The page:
There are more than 40,000 ZIP codes in the United States, and there’s a system as to how they’re designated.
It’s hard to imagine how mail could function without them, but ZIP codes weren’t always around. Before 1963, cities simply had “postal zones” in 124 of the nation’s most populated areas. But when mail started to boom, in order to meet the growing demand, the U.S. Postal Service decided to add five numbers to addresses to make mail more efficient as a part of a Zone Improvement Plan (the ZIP in ZIP code stands for Zone Improvement Plan). Around the same time, the Postal Service familiarized people with two-letter state abbreviations to be used in addresses to shorten state names like Pennsylvania (PA) and California (CA).
In order to promote the idea of ZIP codes, “Mr. Zip” appeared as the cartoon mascot for the campaign, touting “Put ZIP in your mail!” While Mr. Zip is obviously a fictional figure, a Philadelphia postal inspector named Robert Moon is widely considered to be the real-life version and the father of the ZIP code even though the Postal Service refused to give him sole credit for the invention. Moon first submitted his “coding addresses” idea in 1944 and didn’t hear back. Then, after the third time he submitted it, the USPS adopted it but credited a committee with its development.
On July 1, 1963, the Postal Service launched the use of ZIP codes, and today, they mean more than just where people are—they are often indicative of who people are, with some ZIP codes denoting wealth. And they’re not just reserved for cities. Anywhere that receives a high volume of mail can receive a ZIP code, including government agencies, universities, and businesses.
Noteworthy ZIP Codes
|12345||Schenectady, NY, where General Electric headquarters is located|
|90210||Beverly Hills, CA—probably the most famous ZIP code because of the '90s TV show "Beverly Hills, 90210"|
|00501||Holtsville, NY—lowest ZIP code in the U.S.|
|99950||Ketchikan, AK—highest ZIP code in the U.S.|
|11371||LaGuardia Airport's ZIP code (yes, it has a ZIP)|
ZIP Code Zoning
Typically, each state starts with a certain number or number range. For example, Montana always starts with “59” based on its zone. On the other hand, Pennsylvania ZIP codes can start with anything between “150” and “196.” To see the ZIP code zones across the country, click here to view the map.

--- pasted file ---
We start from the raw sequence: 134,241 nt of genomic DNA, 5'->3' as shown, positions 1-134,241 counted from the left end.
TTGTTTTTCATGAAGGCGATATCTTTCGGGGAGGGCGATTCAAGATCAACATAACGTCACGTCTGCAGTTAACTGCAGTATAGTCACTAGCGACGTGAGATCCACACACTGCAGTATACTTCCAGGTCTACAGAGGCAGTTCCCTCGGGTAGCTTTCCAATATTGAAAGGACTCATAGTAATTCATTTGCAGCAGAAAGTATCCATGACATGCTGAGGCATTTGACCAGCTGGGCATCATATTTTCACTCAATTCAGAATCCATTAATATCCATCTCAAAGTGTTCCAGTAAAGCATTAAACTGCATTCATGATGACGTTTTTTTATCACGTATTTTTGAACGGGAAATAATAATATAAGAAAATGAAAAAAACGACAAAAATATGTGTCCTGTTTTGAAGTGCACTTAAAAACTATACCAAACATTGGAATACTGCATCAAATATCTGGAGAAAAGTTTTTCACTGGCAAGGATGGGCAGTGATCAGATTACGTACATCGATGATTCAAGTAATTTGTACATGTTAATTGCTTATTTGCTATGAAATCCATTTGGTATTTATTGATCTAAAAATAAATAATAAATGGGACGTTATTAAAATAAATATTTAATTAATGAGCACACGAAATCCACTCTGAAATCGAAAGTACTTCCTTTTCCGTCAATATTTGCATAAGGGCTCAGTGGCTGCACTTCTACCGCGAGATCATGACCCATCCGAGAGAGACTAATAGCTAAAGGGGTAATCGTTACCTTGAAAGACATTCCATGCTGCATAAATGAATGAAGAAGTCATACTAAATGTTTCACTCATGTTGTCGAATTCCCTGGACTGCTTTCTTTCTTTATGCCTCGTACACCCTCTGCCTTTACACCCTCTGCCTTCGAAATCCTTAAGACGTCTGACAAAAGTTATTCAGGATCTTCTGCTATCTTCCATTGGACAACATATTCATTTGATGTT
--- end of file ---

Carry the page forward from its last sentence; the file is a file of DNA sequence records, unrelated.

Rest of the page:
What do the digits indicate?
The first number indicates a ZIP code zone. Here’s a look at the 9 zones:
States in ZIP code zone
|0||Connecticut, Massachusetts, Maine, New Hampshire, New Jersey, Puerto Rico, Rhode Island, Vermont, Virgin Islands|
|1||Delaware, New York, Pennsylvania|
|2||District of Columbia, Maryland, North Carolina, South Carolina, Virginia, West Virginia|
|3||Alabama, Florida, Georgia, Mississippi, Tennessee|
|4||Indiana, Kentucky, Michigan, Ohio|
|5||Iowa, Minnesota, Montana, North Dakota, South Dakota, Wisconsin|
|6||Illinois, Kansas, Missouri, Nebraska|
|7||Arkansas, Louisiana, Oklahoma, Texas|
|8||Arizona, Colorado, Idaho, New Mexico, Nevada, Utah, Wyoming|
|9||Alaska, American Samoa, California, Guam, Hawaii, Marshall Islands, Federated States of Micronesia, Northern Mariana Islands, Oregon, Palau, Washington|
The first three digits of the ZIP code indicate the sectional center facility (SCF) or a central mail processing facility that serves one or more three-digit ZIP codes. There are sectional center facilities all over the United States.
For example, if a ZIP code starts with a 7, you know it’s going to one of four states: Louisiana, Arkansas, Oklahoma, or Texas. Then, the second two numbers will tell you what state. If it’s between 716 and 729, then you know it’s going to be in Arkansas. So 716 would be connected with Pine Bluff, AR.
The last two digits in a ZIP code are how the mail is actually sorted to specific postal offices. The “plus-four” add-on codes that were launched in 1983 are supposed to identify a specific geographic location within the five-digit area. Although the full nine-digit ZIP codes are not required in order to send mail, they are increasing in everyday use.
The Bottom Line
The ZIP code is not just a randomly generated number. There is meaning and organization behind it, which is why it’s a system that’s lasted more than 50 years.